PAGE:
• Product for Internal Platforms – “…where I work it means the software side of infrastructure. Compute platforms like kubernetes, storage systems, software development tools, and frameworks for services are part of the mandate”; “The migration strategy must be a primary part of the product planning.”; “Without a clear strategy for showing impact and value, you end up overlooked and understaffed, and no amount of cool new technology will solve that problem.”Q&A with Galo Navarro on Building an Effective Platform Team -Interview-style article on same topic, also with Galo: Talk write-up: “How to build a PaaS for 1500 engineers”; “…an effective platform team needs to find the balance between setting organizational standards and permitting product team autonomy”; “A good deal of the job is ultimately about finding the right balances between standardization and autonomy. To make meaningful impact, Platform teams depend on having standards in their organization. Trying to too support every possible language ecosystem, framework, DB, messaging system, and whatnot spreads Platforms teams too thin to be effective.”; “On the other hand, it is also wise to respect every other team’s autonomy to make their own technical decisions. Opinionated Platform teams risk coming across as a patronizing, ivory-tower-dwelling jerks that impose capricious choices on other engineering teams. Standardization and autonomy are complex factors to juggle.”; “Standards should focus on “effectively encode and disseminate existing organizational knowledge”“; “…I stress “existing” because I think you don’t want to introduce innovations through standards, but rather consolidate choices that have been tested and hardened by experience, and are trusted to be applied across the organization. These are best practises, successful patterns, scar tissue, etc.”; “Providing the product team with a clear mandate and goals helps them “introduce tools that generate small impacts to a wide surface”; “…We’re seldom told “build this tool”, but rather “power-up product teams”, and it’s expected that we’ll walk up and down the organization to understand what challenges product teams have and which are worth solving”
  • Providing pierceable abstractions. -“Fail open and layer policy is a design principle for infrastructure, which emphasizes building flexible systems with a decoupled policy enforcement layer constraining usage. For example, building a Dockerfile based deployment system which can accept any Dockerfile, and then adding a validation step which only allows a certain set of base images.”; “failing open means to default to allowing any behavior, even if you find it undesirable. This might be allowing a user to use unsupported programming languages, store too much data, or perform unindexed queries. Then layering policies on top means adding filters which enforce designed behavior. Following the above example, that would be rejecting programming languages or libraries you find undesirable, users storing too much data, or queries without proper indexes.”; “The key insight for me is that a sufficiently generic implementation can last forever, but intentional restrictions tend to evolve rapidly over time; if infrastructure maintainers want to avoid rewriting their systems every year or two, then we need to be able to tweak policies to enforce restrictions while independently maintaining and improving the underlying capabilities. (I sometimes also describe this concept as “self-service with guard-rails”, for cases when these layers are more about providing informational norms than about enforcing restrictions.)”; “…when you do get the chance, build layers which compose together into a complete solution, rather than trying to have any given layer do everything for everyone.”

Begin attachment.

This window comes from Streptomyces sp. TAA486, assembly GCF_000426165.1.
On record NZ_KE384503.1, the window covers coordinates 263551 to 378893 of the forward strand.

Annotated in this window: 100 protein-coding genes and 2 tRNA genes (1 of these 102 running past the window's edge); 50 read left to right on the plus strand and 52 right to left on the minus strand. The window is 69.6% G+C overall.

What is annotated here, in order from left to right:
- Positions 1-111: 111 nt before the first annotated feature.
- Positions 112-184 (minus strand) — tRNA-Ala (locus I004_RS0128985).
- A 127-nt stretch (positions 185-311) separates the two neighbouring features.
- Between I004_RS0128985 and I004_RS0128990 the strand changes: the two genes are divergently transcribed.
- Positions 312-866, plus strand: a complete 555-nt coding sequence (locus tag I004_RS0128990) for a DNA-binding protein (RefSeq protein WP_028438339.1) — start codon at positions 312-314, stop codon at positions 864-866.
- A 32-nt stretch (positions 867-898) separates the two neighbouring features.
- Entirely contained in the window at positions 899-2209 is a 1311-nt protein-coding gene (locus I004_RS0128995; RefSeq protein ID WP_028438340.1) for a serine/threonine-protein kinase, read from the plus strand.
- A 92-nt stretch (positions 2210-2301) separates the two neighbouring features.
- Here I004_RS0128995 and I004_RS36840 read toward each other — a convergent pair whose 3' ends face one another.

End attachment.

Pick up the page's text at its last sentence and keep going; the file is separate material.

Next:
Scaling Agile

  • Dan North: In Praise of SWARMing – SWARMing: Scaling Without A Religious Methodology – Cost efficiency: utilisation vs flow; Managing work: project vs product management; Portfolio planning and governance: up-front vs ongoing; The appeal of frameworks; Scaling Without A Religious Methodology; slide deck from prezo with Katherine Kirk; video from prezo with Katherine Kirk